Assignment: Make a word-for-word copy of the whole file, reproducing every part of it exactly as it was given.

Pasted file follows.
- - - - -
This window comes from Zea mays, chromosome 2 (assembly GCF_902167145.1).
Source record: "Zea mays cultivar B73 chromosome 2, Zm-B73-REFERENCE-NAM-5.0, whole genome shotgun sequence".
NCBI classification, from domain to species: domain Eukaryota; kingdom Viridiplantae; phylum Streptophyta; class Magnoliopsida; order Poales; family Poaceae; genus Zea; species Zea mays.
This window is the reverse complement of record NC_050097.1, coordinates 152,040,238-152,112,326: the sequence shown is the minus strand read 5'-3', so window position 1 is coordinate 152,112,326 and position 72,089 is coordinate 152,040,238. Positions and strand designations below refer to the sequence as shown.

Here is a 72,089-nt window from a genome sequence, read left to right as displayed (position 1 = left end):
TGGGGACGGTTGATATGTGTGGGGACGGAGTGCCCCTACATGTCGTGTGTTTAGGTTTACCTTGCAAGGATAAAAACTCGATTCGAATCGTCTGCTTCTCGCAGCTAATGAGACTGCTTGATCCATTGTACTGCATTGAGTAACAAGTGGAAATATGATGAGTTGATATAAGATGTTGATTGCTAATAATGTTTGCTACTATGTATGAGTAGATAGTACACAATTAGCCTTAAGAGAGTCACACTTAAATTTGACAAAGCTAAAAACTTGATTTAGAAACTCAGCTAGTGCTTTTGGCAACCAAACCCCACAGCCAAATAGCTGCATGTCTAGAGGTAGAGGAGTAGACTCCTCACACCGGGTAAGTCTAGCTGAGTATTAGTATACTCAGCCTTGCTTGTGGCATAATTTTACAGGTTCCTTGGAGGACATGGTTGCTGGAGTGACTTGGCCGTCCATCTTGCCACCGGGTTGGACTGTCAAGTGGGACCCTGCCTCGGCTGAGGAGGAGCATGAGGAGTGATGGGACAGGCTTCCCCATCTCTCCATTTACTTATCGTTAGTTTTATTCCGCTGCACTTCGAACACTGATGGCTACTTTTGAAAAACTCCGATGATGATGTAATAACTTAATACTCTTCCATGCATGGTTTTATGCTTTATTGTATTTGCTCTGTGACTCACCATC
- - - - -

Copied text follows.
This window comes from Zea mays, chromosome 2 (assembly GCF_902167145.1).
Source record: "Zea mays cultivar B73 chromosome 2, Zm-B73-REFERENCE-NAM-5.0, whole genome shotgun sequence".
NCBI classification, from domain to species: domain Eukaryota; kingdom Viridiplantae; phylum Streptophyta; class Magnoliopsida; order Poales; family Poaceae; genus Zea; species Zea mays.
This window is the reverse complement of record NC_050097.1, coordinates 152,040,238-152,112,326: the sequence shown is the minus strand read 5'-3', so window position 1 is coordinate 152,112,326 and position 72,089 is coordinate 152,040,238. Positions and strand designations below refer to the sequence as shown.

Here is a 72,089-nt window from a genome sequence, read left to right as displayed (position 1 = left end):
TGGGGACGGTTGATATGTGTGGGGACGGAGTGCCCCTACATGTCGTGTGTTTAGGTTTACCTTGCAAGGATAAAAACTCGATTCGAATCGTCTGCTTCTCGCAGCTAATGAGACTGCTTGATCCATTGTACTGCATTGAGTAACAAGTGGAAATATGATGAGTTGATATAAGATGTTGATTGCTAATAATGTTTGCTACTATGTATGAGTAGATAGTACACAATTAGCCTTAAGAGAGTCACACTTAAATTTGACAAAGCTAAAAACTTGATTTAGAAACTCAGCTAGTGCTTTTGGCAACCAAACCCCACAGCCAAATAGCTGCATGTCTAGAGGTAGAGGAGTAGACTCCTCACACCGGGTAAGTCTAGCTGAGTATTAGTATACTCAGCCTTGCTTGTGGCATAATTTTACAGGTTCCTTGGAGGACATGGTTGCTGGAGTGACTTGGCCGTCCATCTTGCCACCGGGTTGGACTGTCAAGTGGGACCCTGCCTCGGCTGAGGAGGAGCATGAGGAGTGATGGGACAGGCTTCCCCATCTCTCCATTTACTTATCGTTAGTTTTATTCCGCTGCACTTCGAACACTGATGGCTACTTTTGAAAAACTCCGATGATGATGTAATAACTTAATACTCTTCCATGCATGGTTTTATGCTTTATTGTATTTGCTCTGTGACTCACCATC